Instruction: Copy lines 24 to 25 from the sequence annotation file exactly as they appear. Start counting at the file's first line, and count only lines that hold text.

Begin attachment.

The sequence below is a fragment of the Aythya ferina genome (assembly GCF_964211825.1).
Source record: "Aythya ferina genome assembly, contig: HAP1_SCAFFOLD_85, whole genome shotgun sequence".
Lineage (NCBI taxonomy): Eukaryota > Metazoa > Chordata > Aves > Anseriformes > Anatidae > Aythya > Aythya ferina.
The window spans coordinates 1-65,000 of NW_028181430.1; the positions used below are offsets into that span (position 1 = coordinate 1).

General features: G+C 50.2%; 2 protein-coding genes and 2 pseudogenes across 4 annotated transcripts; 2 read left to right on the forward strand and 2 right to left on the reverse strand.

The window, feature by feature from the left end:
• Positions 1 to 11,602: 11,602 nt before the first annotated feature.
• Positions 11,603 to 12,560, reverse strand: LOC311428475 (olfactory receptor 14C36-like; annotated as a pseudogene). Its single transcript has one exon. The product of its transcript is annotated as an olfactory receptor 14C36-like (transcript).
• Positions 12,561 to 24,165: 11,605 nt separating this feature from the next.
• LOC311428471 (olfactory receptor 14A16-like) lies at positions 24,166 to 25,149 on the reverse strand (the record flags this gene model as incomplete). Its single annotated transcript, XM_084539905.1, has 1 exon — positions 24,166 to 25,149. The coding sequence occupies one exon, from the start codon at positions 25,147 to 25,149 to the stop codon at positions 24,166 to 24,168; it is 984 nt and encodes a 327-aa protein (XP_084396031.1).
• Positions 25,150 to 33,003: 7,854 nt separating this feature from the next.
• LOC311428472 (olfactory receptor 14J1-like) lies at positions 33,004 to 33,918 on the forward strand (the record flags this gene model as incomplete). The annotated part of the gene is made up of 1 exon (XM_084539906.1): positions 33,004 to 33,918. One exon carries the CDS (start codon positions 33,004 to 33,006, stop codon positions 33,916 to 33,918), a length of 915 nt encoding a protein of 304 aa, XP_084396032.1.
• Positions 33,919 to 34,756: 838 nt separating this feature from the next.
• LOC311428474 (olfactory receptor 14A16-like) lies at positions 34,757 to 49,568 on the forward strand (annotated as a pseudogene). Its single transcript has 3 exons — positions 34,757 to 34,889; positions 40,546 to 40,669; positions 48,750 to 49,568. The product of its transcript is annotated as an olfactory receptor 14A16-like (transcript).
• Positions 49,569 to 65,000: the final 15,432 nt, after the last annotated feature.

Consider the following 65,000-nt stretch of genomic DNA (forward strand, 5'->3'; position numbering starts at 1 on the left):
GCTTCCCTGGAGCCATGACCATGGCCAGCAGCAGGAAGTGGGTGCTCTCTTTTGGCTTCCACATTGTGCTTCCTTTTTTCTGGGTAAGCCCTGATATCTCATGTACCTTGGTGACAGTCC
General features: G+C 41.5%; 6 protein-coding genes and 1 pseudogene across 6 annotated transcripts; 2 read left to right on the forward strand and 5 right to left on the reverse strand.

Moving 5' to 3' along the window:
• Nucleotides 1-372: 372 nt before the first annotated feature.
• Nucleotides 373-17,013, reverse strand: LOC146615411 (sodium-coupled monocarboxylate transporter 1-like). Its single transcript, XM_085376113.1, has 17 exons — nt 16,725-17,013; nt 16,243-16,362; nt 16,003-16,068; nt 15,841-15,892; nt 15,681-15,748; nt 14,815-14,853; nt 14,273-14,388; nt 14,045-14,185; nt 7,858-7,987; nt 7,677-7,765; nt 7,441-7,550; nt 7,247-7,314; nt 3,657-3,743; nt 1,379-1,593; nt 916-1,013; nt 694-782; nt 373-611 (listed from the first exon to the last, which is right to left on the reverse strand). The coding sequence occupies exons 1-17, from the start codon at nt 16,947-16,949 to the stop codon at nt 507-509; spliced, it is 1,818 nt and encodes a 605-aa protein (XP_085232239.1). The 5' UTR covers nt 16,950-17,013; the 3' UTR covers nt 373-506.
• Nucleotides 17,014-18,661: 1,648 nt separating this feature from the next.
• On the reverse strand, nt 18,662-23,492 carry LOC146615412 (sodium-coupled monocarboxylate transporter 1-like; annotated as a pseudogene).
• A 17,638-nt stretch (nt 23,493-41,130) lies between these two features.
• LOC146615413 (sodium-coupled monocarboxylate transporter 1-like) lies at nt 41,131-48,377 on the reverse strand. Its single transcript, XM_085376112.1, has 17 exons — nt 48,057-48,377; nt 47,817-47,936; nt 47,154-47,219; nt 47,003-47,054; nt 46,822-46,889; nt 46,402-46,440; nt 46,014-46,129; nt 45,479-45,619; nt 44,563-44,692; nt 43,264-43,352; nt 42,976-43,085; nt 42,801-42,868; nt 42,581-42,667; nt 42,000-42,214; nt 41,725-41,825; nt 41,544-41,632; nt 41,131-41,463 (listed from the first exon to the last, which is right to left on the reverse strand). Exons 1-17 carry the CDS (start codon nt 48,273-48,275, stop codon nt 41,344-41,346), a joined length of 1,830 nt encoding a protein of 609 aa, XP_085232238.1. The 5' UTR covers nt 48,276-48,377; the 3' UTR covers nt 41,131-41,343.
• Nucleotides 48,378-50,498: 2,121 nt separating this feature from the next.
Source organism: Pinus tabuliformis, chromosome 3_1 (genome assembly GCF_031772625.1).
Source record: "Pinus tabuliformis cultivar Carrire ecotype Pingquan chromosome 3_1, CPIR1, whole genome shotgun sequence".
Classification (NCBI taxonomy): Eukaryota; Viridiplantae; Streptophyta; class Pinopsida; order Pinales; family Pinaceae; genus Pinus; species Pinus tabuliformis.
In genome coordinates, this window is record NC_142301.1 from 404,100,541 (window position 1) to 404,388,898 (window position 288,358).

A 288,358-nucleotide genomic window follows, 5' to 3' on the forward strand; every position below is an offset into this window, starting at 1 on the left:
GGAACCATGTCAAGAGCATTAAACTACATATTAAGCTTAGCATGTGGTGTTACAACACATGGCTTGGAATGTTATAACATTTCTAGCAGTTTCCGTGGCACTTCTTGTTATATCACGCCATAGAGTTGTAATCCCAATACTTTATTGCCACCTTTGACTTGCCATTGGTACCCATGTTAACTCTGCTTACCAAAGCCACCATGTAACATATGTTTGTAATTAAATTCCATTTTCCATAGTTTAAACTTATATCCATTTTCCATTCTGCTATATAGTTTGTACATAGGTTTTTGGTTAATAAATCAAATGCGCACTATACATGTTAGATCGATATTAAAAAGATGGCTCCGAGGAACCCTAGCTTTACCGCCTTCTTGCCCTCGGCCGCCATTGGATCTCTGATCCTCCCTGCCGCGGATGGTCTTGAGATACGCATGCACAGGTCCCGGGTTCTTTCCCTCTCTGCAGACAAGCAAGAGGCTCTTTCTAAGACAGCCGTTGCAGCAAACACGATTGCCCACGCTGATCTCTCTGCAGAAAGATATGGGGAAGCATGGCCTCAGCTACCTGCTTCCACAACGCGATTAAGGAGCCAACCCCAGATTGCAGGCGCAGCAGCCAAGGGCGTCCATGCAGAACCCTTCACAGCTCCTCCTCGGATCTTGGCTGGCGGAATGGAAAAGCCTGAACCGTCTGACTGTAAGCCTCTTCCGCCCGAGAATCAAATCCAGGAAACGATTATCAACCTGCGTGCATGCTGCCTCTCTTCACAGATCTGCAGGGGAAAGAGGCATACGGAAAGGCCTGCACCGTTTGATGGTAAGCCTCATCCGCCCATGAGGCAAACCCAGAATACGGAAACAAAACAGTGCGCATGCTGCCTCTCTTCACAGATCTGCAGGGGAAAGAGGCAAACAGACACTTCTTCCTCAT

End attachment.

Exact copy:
• A 17,638-nt stretch (nt 23,493-41,130) lies between these two features.
• LOC146615413 (sodium-coupled monocarboxylate transporter 1-like) lies at nt 41,131-48,377 on the reverse strand. Its single transcript, XM_085376112.1, has 17 exons — nt 48,057-48,377; nt 47,817-47,936; nt 47,154-47,219; nt 47,003-47,054; nt 46,822-46,889; nt 46,402-46,440; nt 46,014-46,129; nt 45,479-45,619; nt 44,563-44,692; nt 43,264-43,352; nt 42,976-43,085; nt 42,801-42,868; nt 42,581-42,667; nt 42,000-42,214; nt 41,725-41,825; nt 41,544-41,632; nt 41,131-41,463 (listed from the first exon to the last, which is right to left on the reverse strand). Exons 1-17 carry the CDS (start codon nt 48,273-48,275, stop codon nt 41,344-41,346), a joined length of 1,830 nt encoding a protein of 609 aa, XP_085232238.1. The 5' UTR covers nt 48,276-48,377; the 3' UTR covers nt 41,131-41,343.